Central Wasatch National Conservation and Recreation Area Act Comments – December 2020
While the Wasatch Backcountry Alliance is pleased with some elements of the re-drafted CWNCRA, there are also some elements that we think are lacking in the bill. Below are our formal points regarding the draft legislation:
- We are pleased to see such a broad swath of the lands in the Tri-Canyon area (Little Cottonwood Canyon – Big Cottonwood Canyon – Mill Creek Canyon) Summit County, Wasatch County, and Salt Lake County included in the CWNCRA.
- We are pleased to see that the boundaries of the CWNCRA do – in some cases – go right up to the ski resort boundaries
- However, we think that the public land in the Alta Ski Area avalanche protection zone permit area should also be part of the CWNCRA. Leaving it out is a clear message that the legislation is favoring a ski resort’s expansion desires over public lands.
- We like the fact that the ski area boundaries are fixed and the limitation of ski resorts to only build additional chairlifts on their own (leased or private) lands, not on the CWNCRA land. WBA thinks it’s important to note that Utah’s skier density is roughly half that of Colorado’s, meaning there is room to grow within the resort boundaries even though ski resort visitation numbers nationwide have been relatively flat for 40 years. In contrast, backcountry skiing/riding has experienced exponential growth, especially in the past five years. This provides further incentive to maintain the existing boundaries between ski resorts and the adjacent backcountry, thereby allowing both opportunities for growth.
- To that effect, we would like to see formal language in the bill confirming the need to preserve the existing balance of resort and adjacent backcountry terrain in the Central Wasatch.
- We applaud the preservation of the White Pine drainage, but are disappointed that a national precedent of a “Wilderness that allows helicopters” is going to be part of that package. We would respectfully request that the White Pine drainage be added to the adjacent Lone Peak Wilderness, with the exception of utility vehicles being allowed to access the reservoir as a grandfathered-in necessity. It is unconscionable that one business with limited use in that area can force an unprecedented compromise on a bedrock 56 year-old nationwide law, and that “watershed protection” somehow includes aircraft powered by jet fuel to consistently access the terrain.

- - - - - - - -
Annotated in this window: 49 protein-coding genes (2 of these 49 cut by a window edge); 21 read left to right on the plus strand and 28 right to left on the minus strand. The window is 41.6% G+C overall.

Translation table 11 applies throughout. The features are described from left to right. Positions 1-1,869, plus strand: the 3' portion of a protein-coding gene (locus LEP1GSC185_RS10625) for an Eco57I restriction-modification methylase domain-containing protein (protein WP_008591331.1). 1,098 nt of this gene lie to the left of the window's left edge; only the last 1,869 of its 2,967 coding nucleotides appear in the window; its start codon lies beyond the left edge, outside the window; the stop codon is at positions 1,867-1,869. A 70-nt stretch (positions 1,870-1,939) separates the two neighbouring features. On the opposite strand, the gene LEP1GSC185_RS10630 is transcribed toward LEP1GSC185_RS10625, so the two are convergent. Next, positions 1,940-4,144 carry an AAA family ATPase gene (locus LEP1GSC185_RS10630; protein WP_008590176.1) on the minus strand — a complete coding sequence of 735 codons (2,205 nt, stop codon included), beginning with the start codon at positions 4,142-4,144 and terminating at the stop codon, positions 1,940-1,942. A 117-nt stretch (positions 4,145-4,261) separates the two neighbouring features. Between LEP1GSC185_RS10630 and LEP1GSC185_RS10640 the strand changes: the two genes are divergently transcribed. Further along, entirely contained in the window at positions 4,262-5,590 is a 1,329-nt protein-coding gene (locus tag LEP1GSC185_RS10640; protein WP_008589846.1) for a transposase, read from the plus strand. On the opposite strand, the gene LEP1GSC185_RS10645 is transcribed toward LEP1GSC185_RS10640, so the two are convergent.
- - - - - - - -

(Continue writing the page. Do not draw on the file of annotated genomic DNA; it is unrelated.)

- We are pleased that the Grandeur Peak/Mount Aire Wilderness area will be established.
- While we appreciate that Little Cottonwood and Big Cottonwood Canyons as well as the Wasatch Back are “transportation corridors”, we are concerned that development of these corridors – and, worse, connections between the two canyons themselves and Park City or the Wasatch Back – via train, gondola, snowsheds, road widening, etc. could ultimately encroach upon a) the lands available for potential land trades, and b) the public’s ability to access their public lands via trailheads for both winter and summer use. Therefore, we would like to see formal language identifying the need for any transit options to address the needs of non-resort, dispersed users
- WBA is disappointed that most of the resorts are unwilling to engage in any meaningful land trade negotiations as part of the CWNCRA. We still think these could be part of the overall bill and understand that some of the resorts are interested in facilitating the preservation of land commonly used/referred to as “backcountry.” , and would prefer to have at least more strongly-worded language and/or incentives in the bill to encourage backcountry land preservation/non-development.
- We would like to see formal language in the bill to develop a more comprehensive hiking/mountain biking trail network in the upper Cottonwood canyons, so that resources would be applied to the planning and implementation of a system. Population growth in the valley that will affect ski resort and transportation capacity will also affect trail capacity.
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